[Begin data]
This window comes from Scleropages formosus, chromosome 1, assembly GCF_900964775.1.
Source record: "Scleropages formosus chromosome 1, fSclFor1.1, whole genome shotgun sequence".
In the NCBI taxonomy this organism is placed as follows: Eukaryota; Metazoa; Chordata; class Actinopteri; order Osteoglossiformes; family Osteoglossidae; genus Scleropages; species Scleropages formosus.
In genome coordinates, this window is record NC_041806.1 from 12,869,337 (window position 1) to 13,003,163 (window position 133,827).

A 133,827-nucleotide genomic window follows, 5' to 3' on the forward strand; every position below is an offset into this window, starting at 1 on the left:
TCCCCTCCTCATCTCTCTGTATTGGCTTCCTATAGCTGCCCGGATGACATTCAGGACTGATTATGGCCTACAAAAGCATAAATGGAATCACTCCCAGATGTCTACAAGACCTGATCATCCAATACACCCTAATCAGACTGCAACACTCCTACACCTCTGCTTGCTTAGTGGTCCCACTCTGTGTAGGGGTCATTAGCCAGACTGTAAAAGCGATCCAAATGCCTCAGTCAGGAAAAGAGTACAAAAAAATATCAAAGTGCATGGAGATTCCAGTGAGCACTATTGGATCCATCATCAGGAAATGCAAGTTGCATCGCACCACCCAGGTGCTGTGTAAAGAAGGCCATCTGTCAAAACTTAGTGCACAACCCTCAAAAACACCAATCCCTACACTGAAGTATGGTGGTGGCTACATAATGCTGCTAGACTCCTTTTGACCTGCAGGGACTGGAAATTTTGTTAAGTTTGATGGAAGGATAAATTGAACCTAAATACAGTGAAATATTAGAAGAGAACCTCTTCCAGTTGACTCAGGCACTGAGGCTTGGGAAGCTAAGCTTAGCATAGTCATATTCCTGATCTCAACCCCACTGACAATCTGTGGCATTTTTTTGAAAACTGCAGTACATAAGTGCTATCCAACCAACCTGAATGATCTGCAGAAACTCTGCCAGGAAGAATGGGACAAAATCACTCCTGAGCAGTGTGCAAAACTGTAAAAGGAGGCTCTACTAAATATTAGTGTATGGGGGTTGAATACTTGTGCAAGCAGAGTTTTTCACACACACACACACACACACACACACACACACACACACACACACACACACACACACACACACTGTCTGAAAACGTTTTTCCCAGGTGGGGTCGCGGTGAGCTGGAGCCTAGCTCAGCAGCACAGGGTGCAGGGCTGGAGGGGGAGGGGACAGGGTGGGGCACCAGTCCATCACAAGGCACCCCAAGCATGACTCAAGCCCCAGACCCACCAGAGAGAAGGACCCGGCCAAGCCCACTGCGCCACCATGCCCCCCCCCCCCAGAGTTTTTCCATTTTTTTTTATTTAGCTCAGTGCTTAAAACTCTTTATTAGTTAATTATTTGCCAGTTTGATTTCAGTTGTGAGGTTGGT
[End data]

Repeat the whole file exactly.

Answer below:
This window comes from Scleropages formosus, chromosome 1, assembly GCF_900964775.1.
Source record: "Scleropages formosus chromosome 1, fSclFor1.1, whole genome shotgun sequence".
In the NCBI taxonomy this organism is placed as follows: Eukaryota; Metazoa; Chordata; class Actinopteri; order Osteoglossiformes; family Osteoglossidae; genus Scleropages; species Scleropages formosus.
In genome coordinates, this window is record NC_041806.1 from 12,869,337 (window position 1) to 13,003,163 (window position 133,827).

A 133,827-nucleotide genomic window follows, 5' to 3' on the forward strand; every position below is an offset into this window, starting at 1 on the left:
TCCCCTCCTCATCTCTCTGTATTGGCTTCCTATAGCTGCCCGGATGACATTCAGGACTGATTATGGCCTACAAAAGCATAAATGGAATCACTCCCAGATGTCTACAAGACCTGATCATCCAATACACCCTAATCAGACTGCAACACTCCTACACCTCTGCTTGCTTAGTGGTCCCACTCTGTGTAGGGGTCATTAGCCAGACTGTAAAAGCGATCCAAATGCCTCAGTCAGGAAAAGAGTACAAAAAAATATCAAAGTGCATGGAGATTCCAGTGAGCACTATTGGATCCATCATCAGGAAATGCAAGTTGCATCGCACCACCCAGGTGCTGTGTAAAGAAGGCCATCTGTCAAAACTTAGTGCACAACCCTCAAAAACACCAATCCCTACACTGAAGTATGGTGGTGGCTACATAATGCTGCTAGACTCCTTTTGACCTGCAGGGACTGGAAATTTTGTTAAGTTTGATGGAAGGATAAATTGAACCTAAATACAGTGAAATATTAGAAGAGAACCTCTTCCAGTTGACTCAGGCACTGAGGCTTGGGAAGCTAAGCTTAGCATAGTCATATTCCTGATCTCAACCCCACTGACAATCTGTGGCATTTTTTTGAAAACTGCAGTACATAAGTGCTATCCAACCAACCTGAATGATCTGCAGAAACTCTGCCAGGAAGAATGGGACAAAATCACTCCTGAGCAGTGTGCAAAACTGTAAAAGGAGGCTCTACTAAATATTAGTGTATGGGGGTTGAATACTTGTGCAAGCAGAGTTTTTCACACACACACACACACACACACACACACACACACACACACACACACACACACACACACACACTGTCTGAAAACGTTTTTCCCAGGTGGGGTCGCGGTGAGCTGGAGCCTAGCTCAGCAGCACAGGGTGCAGGGCTGGAGGGGGAGGGGACAGGGTGGGGCACCAGTCCATCACAAGGCACCCCAAGCATGACTCAAGCCCCAGACCCACCAGAGAGAAGGACCCGGCCAAGCCCACTGCGCCACCATGCCCCCCCCCCCCAGAGTTTTTCCATTTTTTTTTATTTAGCTCAGTGCTTAAAACTCTTTATTAGTTAATTATTTGCCAGTTTGATTTCAGTTGTGAGGTTGGT